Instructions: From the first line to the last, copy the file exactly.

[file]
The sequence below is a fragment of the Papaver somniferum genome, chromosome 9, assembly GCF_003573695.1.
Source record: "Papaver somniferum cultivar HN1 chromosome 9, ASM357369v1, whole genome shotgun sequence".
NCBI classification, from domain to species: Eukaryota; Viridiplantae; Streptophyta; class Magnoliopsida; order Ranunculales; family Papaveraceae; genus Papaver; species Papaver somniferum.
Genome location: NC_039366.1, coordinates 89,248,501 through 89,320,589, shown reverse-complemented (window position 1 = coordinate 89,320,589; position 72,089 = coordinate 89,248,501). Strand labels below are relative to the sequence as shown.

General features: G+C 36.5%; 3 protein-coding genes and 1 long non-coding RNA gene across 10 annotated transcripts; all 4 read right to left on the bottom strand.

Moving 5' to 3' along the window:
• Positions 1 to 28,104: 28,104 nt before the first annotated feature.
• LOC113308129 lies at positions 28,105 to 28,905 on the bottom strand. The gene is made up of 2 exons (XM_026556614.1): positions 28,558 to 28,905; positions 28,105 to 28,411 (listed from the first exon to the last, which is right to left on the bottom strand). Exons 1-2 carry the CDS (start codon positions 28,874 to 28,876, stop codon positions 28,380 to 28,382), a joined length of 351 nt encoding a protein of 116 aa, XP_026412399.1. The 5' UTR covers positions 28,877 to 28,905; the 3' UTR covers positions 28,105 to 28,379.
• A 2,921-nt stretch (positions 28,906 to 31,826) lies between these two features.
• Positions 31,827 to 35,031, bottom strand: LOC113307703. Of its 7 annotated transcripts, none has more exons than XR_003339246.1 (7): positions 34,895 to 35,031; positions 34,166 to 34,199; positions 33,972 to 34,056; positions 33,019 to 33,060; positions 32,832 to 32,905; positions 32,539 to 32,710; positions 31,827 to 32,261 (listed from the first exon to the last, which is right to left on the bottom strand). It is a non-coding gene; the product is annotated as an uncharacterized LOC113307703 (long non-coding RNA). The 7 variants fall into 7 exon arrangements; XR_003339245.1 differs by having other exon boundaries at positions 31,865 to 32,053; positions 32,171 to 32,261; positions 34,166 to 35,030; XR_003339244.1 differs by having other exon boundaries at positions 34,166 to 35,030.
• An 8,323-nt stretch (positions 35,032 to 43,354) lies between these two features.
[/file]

The sequence below is a fragment of the Papaver somniferum genome, chromosome 9, assembly GCF_003573695.1.
Source record: "Papaver somniferum cultivar HN1 chromosome 9, ASM357369v1, whole genome shotgun sequence".
NCBI classification, from domain to species: Eukaryota; Viridiplantae; Streptophyta; class Magnoliopsida; order Ranunculales; family Papaveraceae; genus Papaver; species Papaver somniferum.
Genome location: NC_039366.1, coordinates 89,248,501 through 89,320,589, shown reverse-complemented (window position 1 = coordinate 89,320,589; position 72,089 = coordinate 89,248,501). Strand labels below are relative to the sequence as shown.

General features: G+C 36.5%; 3 protein-coding genes and 1 long non-coding RNA gene across 10 annotated transcripts; all 4 read right to left on the bottom strand.

Moving 5' to 3' along the window:
• Positions 1 to 28,104: 28,104 nt before the first annotated feature.
• LOC113308129 lies at positions 28,105 to 28,905 on the bottom strand. The gene is made up of 2 exons (XM_026556614.1): positions 28,558 to 28,905; positions 28,105 to 28,411 (listed from the first exon to the last, which is right to left on the bottom strand). Exons 1-2 carry the CDS (start codon positions 28,874 to 28,876, stop codon positions 28,380 to 28,382), a joined length of 351 nt encoding a protein of 116 aa, XP_026412399.1. The 5' UTR covers positions 28,877 to 28,905; the 3' UTR covers positions 28,105 to 28,379.
• A 2,921-nt stretch (positions 28,906 to 31,826) lies between these two features.
• Positions 31,827 to 35,031, bottom strand: LOC113307703. Of its 7 annotated transcripts, none has more exons than XR_003339246.1 (7): positions 34,895 to 35,031; positions 34,166 to 34,199; positions 33,972 to 34,056; positions 33,019 to 33,060; positions 32,832 to 32,905; positions 32,539 to 32,710; positions 31,827 to 32,261 (listed from the first exon to the last, which is right to left on the bottom strand). It is a non-coding gene; the product is annotated as an uncharacterized LOC113307703 (long non-coding RNA). The 7 variants fall into 7 exon arrangements; XR_003339245.1 differs by having other exon boundaries at positions 31,865 to 32,053; positions 32,171 to 32,261; positions 34,166 to 35,030; XR_003339244.1 differs by having other exon boundaries at positions 34,166 to 35,030.
• An 8,323-nt stretch (positions 35,032 to 43,354) lies between these two features.